Infrared Goggles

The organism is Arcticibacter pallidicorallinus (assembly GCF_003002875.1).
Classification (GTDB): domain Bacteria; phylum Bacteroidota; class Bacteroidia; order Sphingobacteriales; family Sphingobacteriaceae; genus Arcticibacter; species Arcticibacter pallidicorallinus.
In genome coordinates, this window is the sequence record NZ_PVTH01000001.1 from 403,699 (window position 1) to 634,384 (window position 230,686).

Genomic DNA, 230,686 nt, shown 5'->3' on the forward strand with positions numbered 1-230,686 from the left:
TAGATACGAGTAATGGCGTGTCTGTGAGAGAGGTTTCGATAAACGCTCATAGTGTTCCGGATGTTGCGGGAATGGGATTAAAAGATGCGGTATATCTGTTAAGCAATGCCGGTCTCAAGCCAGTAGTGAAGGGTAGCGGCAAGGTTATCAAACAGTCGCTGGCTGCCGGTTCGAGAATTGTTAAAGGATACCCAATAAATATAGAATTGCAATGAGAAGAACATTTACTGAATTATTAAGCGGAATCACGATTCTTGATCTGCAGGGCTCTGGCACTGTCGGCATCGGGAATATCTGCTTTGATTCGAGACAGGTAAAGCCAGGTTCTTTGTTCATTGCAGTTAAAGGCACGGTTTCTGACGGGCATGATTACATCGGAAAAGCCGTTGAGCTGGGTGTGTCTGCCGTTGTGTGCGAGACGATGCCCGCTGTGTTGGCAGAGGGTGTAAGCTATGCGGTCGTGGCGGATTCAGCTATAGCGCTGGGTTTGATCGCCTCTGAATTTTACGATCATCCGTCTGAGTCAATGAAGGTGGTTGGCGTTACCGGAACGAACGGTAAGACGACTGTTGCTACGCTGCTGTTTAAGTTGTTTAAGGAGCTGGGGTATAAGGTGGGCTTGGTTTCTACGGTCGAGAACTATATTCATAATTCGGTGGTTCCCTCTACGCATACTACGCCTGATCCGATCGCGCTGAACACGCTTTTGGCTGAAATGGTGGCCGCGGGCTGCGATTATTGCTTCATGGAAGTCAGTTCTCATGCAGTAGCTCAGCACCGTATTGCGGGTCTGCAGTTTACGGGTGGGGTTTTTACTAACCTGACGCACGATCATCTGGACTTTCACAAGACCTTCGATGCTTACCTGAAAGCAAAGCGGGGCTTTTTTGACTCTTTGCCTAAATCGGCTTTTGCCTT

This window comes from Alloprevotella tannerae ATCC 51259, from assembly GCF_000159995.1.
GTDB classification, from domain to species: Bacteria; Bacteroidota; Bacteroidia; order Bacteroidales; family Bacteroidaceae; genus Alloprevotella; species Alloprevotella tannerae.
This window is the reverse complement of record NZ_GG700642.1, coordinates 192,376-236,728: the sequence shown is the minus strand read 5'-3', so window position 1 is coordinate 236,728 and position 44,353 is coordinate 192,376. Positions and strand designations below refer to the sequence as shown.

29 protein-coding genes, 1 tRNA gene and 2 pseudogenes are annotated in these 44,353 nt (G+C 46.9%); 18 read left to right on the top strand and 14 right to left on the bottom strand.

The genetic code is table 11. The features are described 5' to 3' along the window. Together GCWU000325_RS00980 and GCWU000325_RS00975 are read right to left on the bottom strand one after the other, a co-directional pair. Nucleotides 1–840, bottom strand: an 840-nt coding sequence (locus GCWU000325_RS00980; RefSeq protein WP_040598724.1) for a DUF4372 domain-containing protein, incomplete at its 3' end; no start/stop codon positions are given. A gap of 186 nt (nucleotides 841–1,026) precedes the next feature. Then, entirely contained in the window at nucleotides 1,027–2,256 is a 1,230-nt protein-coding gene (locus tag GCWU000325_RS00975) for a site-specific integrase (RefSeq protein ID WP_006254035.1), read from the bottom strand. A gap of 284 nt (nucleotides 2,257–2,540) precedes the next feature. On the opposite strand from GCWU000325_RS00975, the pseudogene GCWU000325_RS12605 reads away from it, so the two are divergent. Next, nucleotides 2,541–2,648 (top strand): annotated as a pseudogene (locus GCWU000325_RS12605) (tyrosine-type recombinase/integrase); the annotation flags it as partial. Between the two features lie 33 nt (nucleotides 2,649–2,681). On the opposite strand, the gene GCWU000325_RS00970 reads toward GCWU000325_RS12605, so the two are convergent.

The frame of these enhanced goggles is made from extremely tough, durable polyurethane. It is highly resistant to shock, low temperatures and scratching, and so offers ample protection for the delicate electronics contained within. These include the infrared light emitter and head-up display, which combine to give the goggles night-vision capability of up to twenty metres, even on a moonless night. The light-emitting diode concealed in the frame puts out an impressive 150 milliwatts of infrared light, which is comparable to military-issue infrared torches. It is useful for enhancing infrared vision in low temperature conditions. In order to avoid giving away the night-vision capability, this does not work in the same way as commonly available infrared goggles, in which the wearer looks through two eyepieces at miniature video screens. Here, a pair of concealed lowpower lasers on the inside of the frame is used to project the infrared image data directly onto the lenses. The lenses themselves are a many-layered “sandwich” of different materials. The protective coatings on the outer layer prevent scratching, fogging and icing, and cut down on glare and UV rays for improved visibility and safety in almost all light conditions. The inner layer is coated with a material that glows in laser light, to facilitate the head-up display. Layers of polycarbonate laminate in between give a good deal of resistance to bullets, although this should only be relied upon as a last resort. The built-in rechargeable battery made of lanthanum, nickel and tin is a great improvement on previous designs, including those commonly used in mobile phones and laptop computers. It holds a charge for much longer, and battery life does not decrease as much with each recharge. Solar panels built into the frame continually trickle-charge the battery when the goggles are exposed to light.